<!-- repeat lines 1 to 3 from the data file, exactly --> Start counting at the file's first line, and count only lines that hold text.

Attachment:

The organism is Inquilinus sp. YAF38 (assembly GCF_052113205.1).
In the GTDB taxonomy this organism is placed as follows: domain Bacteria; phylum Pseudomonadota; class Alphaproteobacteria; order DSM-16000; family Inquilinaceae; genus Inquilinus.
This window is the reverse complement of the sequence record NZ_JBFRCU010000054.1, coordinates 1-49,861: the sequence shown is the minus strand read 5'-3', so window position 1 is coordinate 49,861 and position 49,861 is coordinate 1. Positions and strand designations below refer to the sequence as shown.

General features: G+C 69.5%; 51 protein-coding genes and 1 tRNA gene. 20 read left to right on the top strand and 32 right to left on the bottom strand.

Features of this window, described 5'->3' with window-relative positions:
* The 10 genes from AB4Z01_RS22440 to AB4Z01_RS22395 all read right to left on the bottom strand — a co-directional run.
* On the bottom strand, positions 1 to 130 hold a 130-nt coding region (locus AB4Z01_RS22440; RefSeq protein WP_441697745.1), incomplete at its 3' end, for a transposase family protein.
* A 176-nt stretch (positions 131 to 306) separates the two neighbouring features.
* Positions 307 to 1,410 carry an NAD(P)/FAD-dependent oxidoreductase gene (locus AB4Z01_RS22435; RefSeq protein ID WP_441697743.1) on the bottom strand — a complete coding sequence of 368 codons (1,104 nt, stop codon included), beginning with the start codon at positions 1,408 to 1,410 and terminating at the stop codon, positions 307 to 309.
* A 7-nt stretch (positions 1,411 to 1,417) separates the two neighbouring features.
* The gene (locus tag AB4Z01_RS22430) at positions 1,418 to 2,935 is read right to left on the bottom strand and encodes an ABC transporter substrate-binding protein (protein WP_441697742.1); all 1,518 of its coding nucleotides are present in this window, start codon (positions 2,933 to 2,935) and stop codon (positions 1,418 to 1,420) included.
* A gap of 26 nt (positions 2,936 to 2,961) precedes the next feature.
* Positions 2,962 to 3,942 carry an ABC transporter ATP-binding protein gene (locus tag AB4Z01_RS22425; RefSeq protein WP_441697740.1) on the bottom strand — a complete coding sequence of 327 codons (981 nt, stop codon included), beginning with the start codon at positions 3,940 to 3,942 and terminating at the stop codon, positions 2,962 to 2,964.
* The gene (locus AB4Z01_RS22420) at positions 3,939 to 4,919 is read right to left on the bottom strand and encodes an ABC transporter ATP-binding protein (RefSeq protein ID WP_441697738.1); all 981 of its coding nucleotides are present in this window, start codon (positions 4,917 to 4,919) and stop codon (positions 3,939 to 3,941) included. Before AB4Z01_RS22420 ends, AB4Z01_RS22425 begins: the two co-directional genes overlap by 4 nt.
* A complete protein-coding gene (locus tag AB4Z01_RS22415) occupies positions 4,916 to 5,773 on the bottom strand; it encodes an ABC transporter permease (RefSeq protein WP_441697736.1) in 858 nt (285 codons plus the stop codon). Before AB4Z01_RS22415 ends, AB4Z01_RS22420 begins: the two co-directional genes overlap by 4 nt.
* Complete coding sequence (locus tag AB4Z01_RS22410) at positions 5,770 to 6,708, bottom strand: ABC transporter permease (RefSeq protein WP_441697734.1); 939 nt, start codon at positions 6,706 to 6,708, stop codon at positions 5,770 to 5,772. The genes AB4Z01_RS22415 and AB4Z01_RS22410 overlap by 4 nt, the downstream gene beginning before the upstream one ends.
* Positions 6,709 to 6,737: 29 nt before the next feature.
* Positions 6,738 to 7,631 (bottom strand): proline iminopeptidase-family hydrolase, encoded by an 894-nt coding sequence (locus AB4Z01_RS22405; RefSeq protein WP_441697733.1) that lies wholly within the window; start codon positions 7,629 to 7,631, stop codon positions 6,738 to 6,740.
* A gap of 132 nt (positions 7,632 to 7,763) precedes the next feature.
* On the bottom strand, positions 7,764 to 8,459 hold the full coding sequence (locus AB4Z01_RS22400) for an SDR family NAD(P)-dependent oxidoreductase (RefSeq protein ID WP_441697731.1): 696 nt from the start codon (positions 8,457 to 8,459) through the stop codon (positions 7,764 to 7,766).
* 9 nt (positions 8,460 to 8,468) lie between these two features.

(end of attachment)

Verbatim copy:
The organism is Inquilinus sp. YAF38 (assembly GCF_052113205.1).
In the GTDB taxonomy this organism is placed as follows: domain Bacteria; phylum Pseudomonadota; class Alphaproteobacteria; order DSM-16000; family Inquilinaceae; genus Inquilinus.
This window is the reverse complement of the sequence record NZ_JBFRCU010000054.1, coordinates 1-49,861: the sequence shown is the minus strand read 5'-3', so window position 1 is coordinate 49,861 and position 49,861 is coordinate 1. Positions and strand designations below refer to the sequence as shown.